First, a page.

Marketing Your Startup Business: A Quick Guide

Building a new business can be scary. Here are some marketing tips.

Marketing doesn’t have to be as scary as other parts of building a new business

One of my favorite marketing blog posts was written in April 2009 by HubSpot co-founder Dharmesh Shah. He called it Startup Marketing: Tactical Tips From The Trenches. 

“If I were starting a company today,” Dharmesh wrote, “here’s what I would do in the first ten days.”

In that same spirit, here’s a rough outline of steps I’d recommend for businesses just getting started. I hope someone who’s starting a business finds it useful. Credit where credit is due, some of these suggestions are pretty similar to what Dharmesh wrote nearly four years ago.

How to start marketing your new business

1. Pick a name. Choose one that’s simple, short, and for which the URL (the web address) is available. Shoot for .com. Other top-level domains are becoming acceptable, particularly .tv, .ly and .me but they can be more expensive and may not available through leading registrars.

2. Purchase your URL.  Buy from GoDaddy, or any other reputable supplier of domain names. Set up your domain email:  I recommend GoDaddy because they’re reasonable and provide excellent support. There are other fine providers, too. But if you have to shop around, and get recommendations, you’re wasting time.

3. Get a logo.  I recommend using a designer and doing it right from the start —if you can afford it. If funds are tight, you can get away with using crowdSPRING, 99Designs or Fiverr to get an inexpensive logo that will tide you over for your first year. Or you can do it yourself if you have the skills. Remember, this is your first year. You don’t need a logo to last forever.

Do yourself a favor and make it simple. Very simple. Elegant, type-only logos are fine for starters. Make sure you get a variety of versions of the basic design—black, white and color—as vector files (.eps) and transparent .png files. Don’t use gradients. Simple is strong.  Make sure it looks good when it is very small as well as very large.

4. Put up a simple website. In the last couple of years, pre-made templates (called “themes”), powered by the WordPress content management system, have come a long, long way. Today you can purchase a beautiful, professional looking theme, that works on mobile devices as well as desktops, and is easy to set up and host through GoDaddy and other services. All you have to do is add content – words and images. Of course, that takes time, but the cost is ridiculously low. And you need just a few pages to start.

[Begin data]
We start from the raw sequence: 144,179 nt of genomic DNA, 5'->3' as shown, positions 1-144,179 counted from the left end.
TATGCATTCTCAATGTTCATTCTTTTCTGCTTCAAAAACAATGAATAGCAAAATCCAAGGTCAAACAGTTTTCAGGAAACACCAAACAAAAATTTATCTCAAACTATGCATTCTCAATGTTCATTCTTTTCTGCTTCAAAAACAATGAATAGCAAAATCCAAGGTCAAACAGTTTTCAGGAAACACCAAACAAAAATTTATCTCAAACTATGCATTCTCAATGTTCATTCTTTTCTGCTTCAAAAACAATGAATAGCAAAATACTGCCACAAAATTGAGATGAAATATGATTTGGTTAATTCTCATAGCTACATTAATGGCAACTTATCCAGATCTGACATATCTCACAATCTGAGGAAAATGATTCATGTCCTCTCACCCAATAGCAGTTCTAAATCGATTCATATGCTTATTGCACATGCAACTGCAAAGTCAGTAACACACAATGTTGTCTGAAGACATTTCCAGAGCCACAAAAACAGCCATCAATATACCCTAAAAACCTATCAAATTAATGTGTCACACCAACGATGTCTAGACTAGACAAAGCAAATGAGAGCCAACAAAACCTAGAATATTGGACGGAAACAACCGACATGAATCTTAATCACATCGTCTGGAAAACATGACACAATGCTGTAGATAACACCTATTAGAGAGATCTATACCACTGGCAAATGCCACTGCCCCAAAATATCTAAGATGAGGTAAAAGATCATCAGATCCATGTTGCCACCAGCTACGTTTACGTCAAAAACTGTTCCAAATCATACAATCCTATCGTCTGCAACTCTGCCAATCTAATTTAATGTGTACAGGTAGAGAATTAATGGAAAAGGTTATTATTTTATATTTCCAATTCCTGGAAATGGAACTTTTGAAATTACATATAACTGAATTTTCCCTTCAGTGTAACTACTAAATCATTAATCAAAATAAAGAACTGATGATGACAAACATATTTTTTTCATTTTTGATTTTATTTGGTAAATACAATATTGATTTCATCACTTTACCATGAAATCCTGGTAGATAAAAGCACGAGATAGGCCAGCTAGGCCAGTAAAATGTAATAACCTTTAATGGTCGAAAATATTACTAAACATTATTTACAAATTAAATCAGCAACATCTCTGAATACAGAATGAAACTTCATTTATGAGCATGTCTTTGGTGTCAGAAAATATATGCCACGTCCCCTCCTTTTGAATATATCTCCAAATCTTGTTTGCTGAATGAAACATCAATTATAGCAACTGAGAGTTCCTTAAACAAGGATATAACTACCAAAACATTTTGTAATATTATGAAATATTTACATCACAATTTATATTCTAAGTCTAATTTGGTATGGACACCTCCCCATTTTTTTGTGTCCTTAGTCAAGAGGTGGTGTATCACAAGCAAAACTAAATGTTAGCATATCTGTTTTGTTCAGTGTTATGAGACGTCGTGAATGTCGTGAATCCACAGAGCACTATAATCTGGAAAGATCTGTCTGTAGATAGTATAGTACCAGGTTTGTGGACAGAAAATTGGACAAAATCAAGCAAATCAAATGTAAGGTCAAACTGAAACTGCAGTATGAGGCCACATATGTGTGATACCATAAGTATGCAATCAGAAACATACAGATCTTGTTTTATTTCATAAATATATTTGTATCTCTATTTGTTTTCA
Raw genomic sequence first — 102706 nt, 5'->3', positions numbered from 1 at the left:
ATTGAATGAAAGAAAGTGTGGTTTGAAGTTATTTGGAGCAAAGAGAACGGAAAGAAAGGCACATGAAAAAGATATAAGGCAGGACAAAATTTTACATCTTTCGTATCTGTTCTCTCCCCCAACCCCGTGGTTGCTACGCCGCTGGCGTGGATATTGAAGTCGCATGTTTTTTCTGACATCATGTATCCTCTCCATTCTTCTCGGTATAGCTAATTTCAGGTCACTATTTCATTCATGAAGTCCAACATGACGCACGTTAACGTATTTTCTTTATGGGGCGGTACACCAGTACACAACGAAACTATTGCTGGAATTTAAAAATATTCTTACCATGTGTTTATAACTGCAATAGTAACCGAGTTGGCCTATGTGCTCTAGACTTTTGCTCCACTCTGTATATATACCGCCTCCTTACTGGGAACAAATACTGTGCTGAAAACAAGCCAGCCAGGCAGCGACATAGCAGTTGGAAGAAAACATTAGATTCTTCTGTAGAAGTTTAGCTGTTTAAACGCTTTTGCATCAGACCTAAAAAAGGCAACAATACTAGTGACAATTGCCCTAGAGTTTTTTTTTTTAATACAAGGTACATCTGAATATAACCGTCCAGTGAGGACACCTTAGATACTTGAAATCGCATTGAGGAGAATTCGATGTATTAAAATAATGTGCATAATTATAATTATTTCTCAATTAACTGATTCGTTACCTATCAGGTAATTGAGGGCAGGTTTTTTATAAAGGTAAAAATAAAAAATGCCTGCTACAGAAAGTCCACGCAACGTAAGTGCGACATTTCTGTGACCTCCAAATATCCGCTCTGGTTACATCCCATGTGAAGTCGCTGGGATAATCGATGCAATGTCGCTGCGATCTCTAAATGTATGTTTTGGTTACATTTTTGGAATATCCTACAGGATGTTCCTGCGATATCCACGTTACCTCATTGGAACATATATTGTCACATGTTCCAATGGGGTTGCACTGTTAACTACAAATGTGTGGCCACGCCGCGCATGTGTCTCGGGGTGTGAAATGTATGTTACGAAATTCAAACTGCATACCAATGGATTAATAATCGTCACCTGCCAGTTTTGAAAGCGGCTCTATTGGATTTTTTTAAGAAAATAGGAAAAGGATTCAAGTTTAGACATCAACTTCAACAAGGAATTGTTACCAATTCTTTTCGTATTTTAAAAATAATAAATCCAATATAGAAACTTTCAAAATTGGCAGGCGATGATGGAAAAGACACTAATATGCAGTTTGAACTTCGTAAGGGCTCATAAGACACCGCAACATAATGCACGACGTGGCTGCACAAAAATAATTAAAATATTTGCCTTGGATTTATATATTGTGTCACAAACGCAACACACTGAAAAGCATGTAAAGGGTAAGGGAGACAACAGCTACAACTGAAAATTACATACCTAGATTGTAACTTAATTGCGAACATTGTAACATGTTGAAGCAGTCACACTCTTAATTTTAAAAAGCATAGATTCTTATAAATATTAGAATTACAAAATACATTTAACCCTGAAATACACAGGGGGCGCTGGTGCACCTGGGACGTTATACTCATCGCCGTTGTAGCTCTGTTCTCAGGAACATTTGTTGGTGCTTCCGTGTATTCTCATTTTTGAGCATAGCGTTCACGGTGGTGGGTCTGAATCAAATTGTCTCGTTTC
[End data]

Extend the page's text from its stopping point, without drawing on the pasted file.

Many WordPress options are free, and you can get a free hosted WordPress site at If you go with, forward the address they give you to your own domain name, so your web address is “” rather than “”.

If you want or need professional help, find a WordPress specialist. (I know a great one if you need a recommendation.)  There are options besides WordPress, but it’s hard to find one that’s as simple and inexpensive. 

5. Set up social media accounts. Claim your company name on Facebook, Twitter, LinkedIn, Google+, Instagram, Pinterest and any other social network that’s important in your industry. (You don’t want someone else to claim it!) Add your profile, even if you don’t plan to be active, and leave a note like, “I’m not active on Twitter at this point, but would love to hear from you at (your website.) (Hat tip to the great Andy Crestodina and his SpinSucks blog post.

6. Create an email list. First, always get permission to email people. (Marketers call this  process “opt-in”.) Second, WordPress comes with easy-to-use tools for building your list through your website.  Third, find creative and appropriate ways to add to your list. For instance, put a signup sheet by the register, next to a laminated sample of an actual email newsletter containing a special offer.  Ask people in person, including former or current customers, if you can add them.

7. Set up an email marketing account at Mail Chimp, a marketing email/newsletter provider. The basic plan is free. It’s a great service that lets you make and send professional looking marketing emails and newsletters. You can design them practically any way you want.  Plus, it has a plugin for WordPress that lets people sign up on your WordPress website for your email campaign or newsletter.

8. Start your blog.  Yes, be a blogger. One simple reason: It’s a great way to develop “content” – stuff to fill up your website, so that Google will recognize and list you in search results.

Because you chose a WordPress theme, the blog is already integrated into your existing website. At no charge. It will be automatically set up in a form that helps Google find you.

As Dharmesh wrote, your first blog post can be something like: “How (Your Company Name) Got This Far, And Where We Want To Go.”  Blogs let you show off your knowledge and passion at the same time.